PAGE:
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FIRST-PERSON: Swimmer Lia Thomas and the conflict at the heart of the transgender movement

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On Saturday, Jan. 8, the Ivy League Women’s Swim Championships featured, for the first time, two transgender swimmers. Yale’s Iszac Henig, a female transitioning to male, defeated Penn’s Lia Thomas, a male transitioning to female. Thomas, who previously swam with the University of Pennsylvania’s male swim team, shattered several female swim records. 

The case of Lia Thomas has sparked quite a bit of controversy in the sporting world. One of Thomas’ teammates spoke anonymously about the unfair advantage for an athlete who swam for three years with the men’s team: “Pretty much everyone individually has spoken to our coaches about not liking this. Our coach [Mike Schnur] just really likes winning. He’s like most coaches. I think secretly everyone just knows it’s the wrong thing to do.” 

Olympic Champion Michael Phelps also spoke up, calling for a “level playing field”, comparing the advantage to doping. 

Caitlyn Jenner urged the NCAA to require athletes to compete according to their biological gender in order to “protect women’s” sports. The NCAA ignored Jenner’s pleas and issued new guidance, which leaves the decision-making up to the ruling bodies of the individual sports.

Christians understand the conflict at the heart of this controversy. While expressing compassion for those who struggle with gender dysphoria, we believe that God’s original and fixed design of male and female are good. The opening pages of God’s revelation communicate the Creator’s intent: “So God created man in his own image; he created him in the image of God; he created them male and female (Genesis 1:27).” Later, Jesus affirmed this, by quoting from Genesis: “But from the beginning of creation God made them male and female (Mark 10:6).”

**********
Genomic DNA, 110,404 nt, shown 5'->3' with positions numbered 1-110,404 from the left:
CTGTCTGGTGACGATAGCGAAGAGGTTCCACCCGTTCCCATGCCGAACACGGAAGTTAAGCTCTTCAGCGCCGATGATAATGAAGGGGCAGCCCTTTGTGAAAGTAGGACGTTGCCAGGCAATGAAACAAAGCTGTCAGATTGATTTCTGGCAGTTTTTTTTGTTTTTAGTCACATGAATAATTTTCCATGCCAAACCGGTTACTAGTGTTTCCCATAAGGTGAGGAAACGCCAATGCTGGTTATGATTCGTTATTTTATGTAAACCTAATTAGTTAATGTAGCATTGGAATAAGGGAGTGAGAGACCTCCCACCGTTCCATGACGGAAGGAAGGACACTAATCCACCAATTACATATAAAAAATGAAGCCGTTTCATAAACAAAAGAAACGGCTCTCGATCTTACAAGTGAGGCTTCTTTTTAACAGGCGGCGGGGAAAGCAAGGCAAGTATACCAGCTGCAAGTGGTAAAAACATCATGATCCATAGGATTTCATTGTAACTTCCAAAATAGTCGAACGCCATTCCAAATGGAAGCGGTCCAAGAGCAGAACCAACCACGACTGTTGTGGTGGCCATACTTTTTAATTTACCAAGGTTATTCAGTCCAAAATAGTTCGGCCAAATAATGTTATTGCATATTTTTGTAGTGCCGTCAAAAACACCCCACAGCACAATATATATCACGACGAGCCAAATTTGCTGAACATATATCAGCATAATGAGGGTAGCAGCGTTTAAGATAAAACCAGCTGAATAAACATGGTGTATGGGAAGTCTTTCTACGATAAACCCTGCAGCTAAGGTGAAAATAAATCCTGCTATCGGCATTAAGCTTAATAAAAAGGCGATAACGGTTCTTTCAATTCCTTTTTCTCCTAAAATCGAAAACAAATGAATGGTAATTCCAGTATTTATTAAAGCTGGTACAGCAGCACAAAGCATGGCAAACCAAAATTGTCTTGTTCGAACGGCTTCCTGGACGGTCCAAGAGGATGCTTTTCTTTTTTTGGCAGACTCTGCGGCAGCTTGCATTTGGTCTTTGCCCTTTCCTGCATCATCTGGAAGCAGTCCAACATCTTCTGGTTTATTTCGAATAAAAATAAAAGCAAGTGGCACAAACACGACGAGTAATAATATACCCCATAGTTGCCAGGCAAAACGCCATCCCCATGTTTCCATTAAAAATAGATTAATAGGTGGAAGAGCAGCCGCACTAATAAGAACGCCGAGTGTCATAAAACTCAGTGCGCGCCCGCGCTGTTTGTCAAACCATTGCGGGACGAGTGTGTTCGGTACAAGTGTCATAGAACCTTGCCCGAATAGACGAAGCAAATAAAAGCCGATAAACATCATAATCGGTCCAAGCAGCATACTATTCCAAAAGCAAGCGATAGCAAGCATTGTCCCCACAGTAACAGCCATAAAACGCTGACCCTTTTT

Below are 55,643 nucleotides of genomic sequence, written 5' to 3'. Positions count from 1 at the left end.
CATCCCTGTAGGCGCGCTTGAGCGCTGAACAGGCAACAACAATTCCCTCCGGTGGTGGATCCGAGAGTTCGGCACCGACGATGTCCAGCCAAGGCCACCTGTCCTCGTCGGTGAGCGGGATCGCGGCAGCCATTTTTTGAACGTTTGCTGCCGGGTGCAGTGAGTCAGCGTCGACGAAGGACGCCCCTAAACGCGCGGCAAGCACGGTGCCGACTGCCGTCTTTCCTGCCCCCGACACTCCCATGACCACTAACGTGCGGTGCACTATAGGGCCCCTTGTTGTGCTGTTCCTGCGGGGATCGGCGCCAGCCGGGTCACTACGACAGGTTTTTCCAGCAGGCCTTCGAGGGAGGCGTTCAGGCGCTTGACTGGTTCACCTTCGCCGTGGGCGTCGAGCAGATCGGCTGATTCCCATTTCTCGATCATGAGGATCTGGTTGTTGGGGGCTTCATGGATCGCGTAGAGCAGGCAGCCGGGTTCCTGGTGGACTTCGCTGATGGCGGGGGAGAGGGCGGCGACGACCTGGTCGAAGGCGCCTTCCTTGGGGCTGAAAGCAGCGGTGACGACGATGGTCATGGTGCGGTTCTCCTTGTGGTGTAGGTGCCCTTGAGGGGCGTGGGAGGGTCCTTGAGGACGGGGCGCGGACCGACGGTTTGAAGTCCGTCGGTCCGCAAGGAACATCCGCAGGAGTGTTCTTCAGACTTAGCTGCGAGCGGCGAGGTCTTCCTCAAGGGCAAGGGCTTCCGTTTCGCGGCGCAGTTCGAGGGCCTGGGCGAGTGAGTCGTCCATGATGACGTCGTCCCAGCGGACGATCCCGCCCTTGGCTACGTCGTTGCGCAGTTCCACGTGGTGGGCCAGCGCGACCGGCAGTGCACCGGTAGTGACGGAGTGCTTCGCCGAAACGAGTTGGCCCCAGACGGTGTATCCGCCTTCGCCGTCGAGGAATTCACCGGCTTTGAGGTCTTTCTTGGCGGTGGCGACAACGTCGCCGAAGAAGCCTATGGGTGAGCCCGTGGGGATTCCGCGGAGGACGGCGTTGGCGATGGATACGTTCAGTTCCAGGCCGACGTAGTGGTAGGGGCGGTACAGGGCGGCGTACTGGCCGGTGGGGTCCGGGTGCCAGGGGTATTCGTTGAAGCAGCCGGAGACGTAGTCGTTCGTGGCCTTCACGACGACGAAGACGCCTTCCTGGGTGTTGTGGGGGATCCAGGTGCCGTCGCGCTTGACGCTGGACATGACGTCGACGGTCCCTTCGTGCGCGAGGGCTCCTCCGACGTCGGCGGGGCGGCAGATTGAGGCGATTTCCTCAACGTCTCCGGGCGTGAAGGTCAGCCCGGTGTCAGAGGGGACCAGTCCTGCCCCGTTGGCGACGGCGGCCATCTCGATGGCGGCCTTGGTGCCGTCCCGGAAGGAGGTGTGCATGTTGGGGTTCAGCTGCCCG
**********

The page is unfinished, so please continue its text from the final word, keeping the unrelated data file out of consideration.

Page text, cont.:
Though many in our culture, including those who hold power, are not making decisions based on Scripture, these timeless truths are embedded in the natural order so much so that they cannot be denied. The science of male and female is blatantly obvious. 

This is why folks like Michael Phelps and Caitlyn Jenner, while affirming, in some way, the transgender movement, are finding it at odds with other aims, such as the advancement of women. It’s blatantly unfair for transitioning men, who have stronger body types and testosterone, to be able to compete against women, denying other women something they’ve worked their whole lives to achieve. When God’s law is broken, it produces chaos and has a negative impact on human flourishing.

So how should faithful Christians respond?

First, we should resolve not to declare what is untrue. We cannot lie and say that a man is a woman or that a woman is a man. We cannot say that gender is fluid when the Scriptures and science tell us it is fixed. There are all kinds of cultural pressure to live by lies.

Second, we should also resolve to respond to this news, not with mockery or disdain, but with compassion. There are many who do not feel at home in the bodies in which they were born and who are susceptible to a movement that makes false promises of happiness. So many young people are deceived into thinking that surgery and hormone treatments and a new identity are the pathways to peace when it is sowing for them more unhappiness and regret. It’s an exploitive movement.

The Bible has answers for those who struggle within their own bodies. All of us are broken creatures, longing, as Romans reminds us, for God’s renewal of the world. But the answer for disordered desires is not a scalpel. It is the promise of resurrection at the end of the age. Christ, who defeated sin, death and the grave, will one day return to fit us with bodies in which we will find no fault, bodies free of the imperfections and desires of a fallen cosmos.

This identity, one rooted in knowing God and being known by God, is one that will bring ultimate peace.

    About the Author

  • Daniel Darling
    Daniel Darling is the director of the Land Center for Cultural Engagement at Southwestern Baptist Theological Seminary and a bestselling author.Read All by Daniel Darling ›